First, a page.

Weather Forecast

Close

Beaver Bay man gets 1 year after meth lab bust

A Beaver Bay man was sentenced to a year in jail this week after pleading guilty to a felony charge of for the manufacture of methamphetamine.

Donald Arthur Packard Jr. was sentenced by Lake County District Judge Mike Cuzzo Monday. Packard was charged in April as part of a larger investigation by the Lake County Sheriff's Office going back to last August. There are more drug charges pending against other people charged in the investigation.

Packard, 43, also pleaded guilty to a misdemeanor charge of domestic assault and the year in jail is part of the penalty for that crime. Packard will be on supervised probation for one year with several conditions, including random testing for drugs, no entry into liquor stores or bars, and no contact with the co-defendants in the case or other known felons.

Sheriff Carey Johnson said the drug case shows there is "still meth use in our county. It's still a problem."

The complaint filed against Packard states that he helped manufacture meth between Aug. 1 and Oct. 18, 2010. The court document lists accomplices as Robert Lornston Jr., Jah Culp, and Devin Connor.

The court document says a Two Harbors Police Department officer and an agent from the Minnesota Bureau of Criminal Apprehension interviewed a source last fall who said the men were manufacturing the drug at a trailer home outside of Beaver Bay. The property, owned by Arthur Lornston, Robert's brother, was searched on Oct. 18. Arthur Lornston was on the property at the time and said "he knew there was a methamphetamine lab on the property and that he should have reported it," the court document states.

Arthur Lornston apparently warned his brother to stay off the property. Officers found signs on the vacant trailer home stating "Go Back" and "Meth Lab Closed."

Items seized in a room inside the trailer and around the property showed clear signs of a meth operation, officers said. Confiscated items included empty packets of pseudephedrine tablets; empty containers of engine, drain, and carpet cleaners; salt; peeled lithium batteries; camping fuel; and blenders, tubes, and jars.

Tests later showed that residue found in the trailer was meth.

Sheriff Johnson said the mechanics of making the drug have gotten more confined than the large labs that proved an environmental hazard across the state and country in past years. "Now they are making it with two-liter pop bottles," he said.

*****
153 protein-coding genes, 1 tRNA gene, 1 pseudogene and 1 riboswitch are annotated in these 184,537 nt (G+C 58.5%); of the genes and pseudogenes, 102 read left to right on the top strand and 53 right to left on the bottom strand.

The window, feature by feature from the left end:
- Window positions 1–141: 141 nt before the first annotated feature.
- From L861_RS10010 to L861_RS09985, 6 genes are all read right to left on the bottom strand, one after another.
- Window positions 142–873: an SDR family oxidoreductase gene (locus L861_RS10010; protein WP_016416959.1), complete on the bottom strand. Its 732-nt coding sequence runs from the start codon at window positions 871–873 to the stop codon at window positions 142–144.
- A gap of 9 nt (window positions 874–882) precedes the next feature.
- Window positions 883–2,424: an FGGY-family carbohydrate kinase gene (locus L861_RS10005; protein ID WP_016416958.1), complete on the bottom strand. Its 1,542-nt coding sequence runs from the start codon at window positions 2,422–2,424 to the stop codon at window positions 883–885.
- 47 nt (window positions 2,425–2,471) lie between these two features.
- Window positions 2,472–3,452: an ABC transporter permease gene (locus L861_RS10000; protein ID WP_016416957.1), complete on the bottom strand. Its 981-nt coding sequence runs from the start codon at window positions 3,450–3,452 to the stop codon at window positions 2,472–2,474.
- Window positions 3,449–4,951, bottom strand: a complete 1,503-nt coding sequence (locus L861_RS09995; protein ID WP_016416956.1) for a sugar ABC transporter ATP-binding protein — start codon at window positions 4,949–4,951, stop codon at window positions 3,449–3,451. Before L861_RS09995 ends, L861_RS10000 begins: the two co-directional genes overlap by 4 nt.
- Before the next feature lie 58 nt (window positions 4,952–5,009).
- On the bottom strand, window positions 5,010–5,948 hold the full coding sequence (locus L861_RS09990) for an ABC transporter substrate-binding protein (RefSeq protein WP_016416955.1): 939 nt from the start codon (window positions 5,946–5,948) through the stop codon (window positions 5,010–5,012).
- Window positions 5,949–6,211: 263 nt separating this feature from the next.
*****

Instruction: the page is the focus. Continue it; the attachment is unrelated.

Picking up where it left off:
A check by officers of pharmacy records show Packard, Culp, and Connor all made purchases of pseudoephedrine at the pharmacy in Silver Bay, Walmart in Hermantown, and Walgreens in Duluth. State law passed in 2005 restricts the volume of purchases customers can make at one time of the key ingredient in making meth. The men made several trips to the pharmacies, the court document says.

Packard had other run-ins with police in the last year. Court documents show he was cited for disorderly conduct and the domestic assault in June 2010. In February of this year, he was cited for possession of drug paraphernalia and open bottle. He was found guilty on the misdemeanor open bottle charge. The misdemeanor disorderly conduct and petty misdemeanor drug charges were dropped.

Packard is being credited with about a month of jail time served off his one-year sentence. The first-degree felony conviction has a maximum sentence of 30 years under Minnesota law that could include a fine of $1 million. He faced two felony charges for the manufacture of meth. He was convicted for manufacturing meth. A charge of conspiracy was dropped.

In interviews with the four men, the court document shows, each admitted using meth in the past but downplayed their roles in the trailer home lab operation.

Jah and Connor were interviewed while incarcerated on other drug charges.

randomness